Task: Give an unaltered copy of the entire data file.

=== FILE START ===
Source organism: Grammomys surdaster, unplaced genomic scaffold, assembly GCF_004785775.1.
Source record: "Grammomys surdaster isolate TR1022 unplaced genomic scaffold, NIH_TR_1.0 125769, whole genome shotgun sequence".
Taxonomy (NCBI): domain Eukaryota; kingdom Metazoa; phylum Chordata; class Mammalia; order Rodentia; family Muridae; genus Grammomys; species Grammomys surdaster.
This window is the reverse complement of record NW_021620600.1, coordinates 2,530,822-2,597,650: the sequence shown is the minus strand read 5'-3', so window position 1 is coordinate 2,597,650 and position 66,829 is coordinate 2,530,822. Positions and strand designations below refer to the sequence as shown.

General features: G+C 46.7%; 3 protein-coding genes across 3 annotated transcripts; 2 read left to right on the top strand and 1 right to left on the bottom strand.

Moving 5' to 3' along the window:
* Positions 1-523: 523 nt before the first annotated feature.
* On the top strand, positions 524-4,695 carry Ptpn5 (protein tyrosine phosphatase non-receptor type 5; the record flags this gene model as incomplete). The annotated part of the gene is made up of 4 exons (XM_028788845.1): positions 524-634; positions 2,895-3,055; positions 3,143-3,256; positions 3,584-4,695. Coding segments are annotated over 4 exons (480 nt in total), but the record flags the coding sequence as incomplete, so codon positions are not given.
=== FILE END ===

Source organism: Grammomys surdaster, unplaced genomic scaffold, assembly GCF_004785775.1.
Source record: "Grammomys surdaster isolate TR1022 unplaced genomic scaffold, NIH_TR_1.0 125769, whole genome shotgun sequence".
Taxonomy (NCBI): domain Eukaryota; kingdom Metazoa; phylum Chordata; class Mammalia; order Rodentia; family Muridae; genus Grammomys; species Grammomys surdaster.
This window is the reverse complement of record NW_021620600.1, coordinates 2,530,822-2,597,650: the sequence shown is the minus strand read 5'-3', so window position 1 is coordinate 2,597,650 and position 66,829 is coordinate 2,530,822. Positions and strand designations below refer to the sequence as shown.

General features: G+C 46.7%; 3 protein-coding genes across 3 annotated transcripts; 2 read left to right on the top strand and 1 right to left on the bottom strand.

Moving 5' to 3' along the window:
* Positions 1-523: 523 nt before the first annotated feature.
* On the top strand, positions 524-4,695 carry Ptpn5 (protein tyrosine phosphatase non-receptor type 5; the record flags this gene model as incomplete). The annotated part of the gene is made up of 4 exons (XM_028788845.1): positions 524-634; positions 2,895-3,055; positions 3,143-3,256; positions 3,584-4,695. Coding segments are annotated over 4 exons (480 nt in total), but the record flags the coding sequence as incomplete, so codon positions are not given.